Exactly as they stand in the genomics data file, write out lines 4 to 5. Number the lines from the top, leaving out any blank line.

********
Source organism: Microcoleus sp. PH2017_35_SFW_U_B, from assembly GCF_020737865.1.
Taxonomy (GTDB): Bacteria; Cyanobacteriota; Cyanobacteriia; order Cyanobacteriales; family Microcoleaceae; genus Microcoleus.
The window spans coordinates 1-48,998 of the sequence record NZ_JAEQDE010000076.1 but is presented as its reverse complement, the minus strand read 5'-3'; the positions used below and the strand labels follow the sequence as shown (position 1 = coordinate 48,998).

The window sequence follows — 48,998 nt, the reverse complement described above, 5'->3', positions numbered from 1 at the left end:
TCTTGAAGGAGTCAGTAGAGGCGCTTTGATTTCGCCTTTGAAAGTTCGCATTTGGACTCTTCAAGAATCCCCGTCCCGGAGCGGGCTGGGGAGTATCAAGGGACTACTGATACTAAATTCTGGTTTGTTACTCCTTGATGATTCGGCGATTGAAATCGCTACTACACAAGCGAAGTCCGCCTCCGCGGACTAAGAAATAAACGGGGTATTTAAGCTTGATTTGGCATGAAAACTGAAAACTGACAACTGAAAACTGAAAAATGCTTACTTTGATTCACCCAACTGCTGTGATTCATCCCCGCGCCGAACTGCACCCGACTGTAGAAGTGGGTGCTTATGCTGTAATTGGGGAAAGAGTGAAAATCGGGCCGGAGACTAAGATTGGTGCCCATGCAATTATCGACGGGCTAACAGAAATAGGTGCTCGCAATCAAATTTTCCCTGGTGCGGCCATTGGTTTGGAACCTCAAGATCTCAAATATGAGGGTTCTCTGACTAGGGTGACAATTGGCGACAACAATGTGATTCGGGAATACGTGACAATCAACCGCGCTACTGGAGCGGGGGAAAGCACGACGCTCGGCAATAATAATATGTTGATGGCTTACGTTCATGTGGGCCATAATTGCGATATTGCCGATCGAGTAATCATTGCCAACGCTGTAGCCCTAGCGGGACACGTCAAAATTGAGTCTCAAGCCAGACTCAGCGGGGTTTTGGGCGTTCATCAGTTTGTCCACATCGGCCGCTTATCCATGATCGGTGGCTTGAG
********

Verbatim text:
The window sequence follows — 48,998 nt, the reverse complement described above, 5'->3', positions numbered from 1 at the left end:
TCTTGAAGGAGTCAGTAGAGGCGCTTTGATTTCGCCTTTGAAAGTTCGCATTTGGACTCTTCAAGAATCCCCGTCCCGGAGCGGGCTGGGGAGTATCAAGGGACTACTGATACTAAATTCTGGTTTGTTACTCCTTGATGATTCGGCGATTGAAATCGCTACTACACAAGCGAAGTCCGCCTCCGCGGACTAAGAAATAAACGGGGTATTTAAGCTTGATTTGGCATGAAAACTGAAAACTGACAACTGAAAACTGAAAAATGCTTACTTTGATTCACCCAACTGCTGTGATTCATCCCCGCGCCGAACTGCACCCGACTGTAGAAGTGGGTGCTTATGCTGTAATTGGGGAAAGAGTGAAAATCGGGCCGGAGACTAAGATTGGTGCCCATGCAATTATCGACGGGCTAACAGAAATAGGTGCTCGCAATCAAATTTTCCCTGGTGCGGCCATTGGTTTGGAACCTCAAGATCTCAAATATGAGGGTTCTCTGACTAGGGTGACAATTGGCGACAACAATGTGATTCGGGAATACGTGACAATCAACCGCGCTACTGGAGCGGGGGAAAGCACGACGCTCGGCAATAATAATATGTTGATGGCTTACGTTCATGTGGGCCATAATTGCGATATTGCCGATCGAGTAATCATTGCCAACGCTGTAGCCCTAGCGGGACACGTCAAAATTGAGTCTCAAGCCAGACTCAGCGGGGTTTTGGGCGTTCATCAGTTTGTCCACATCGGCCGCTTATCCATGATCGGTGGCTTGAG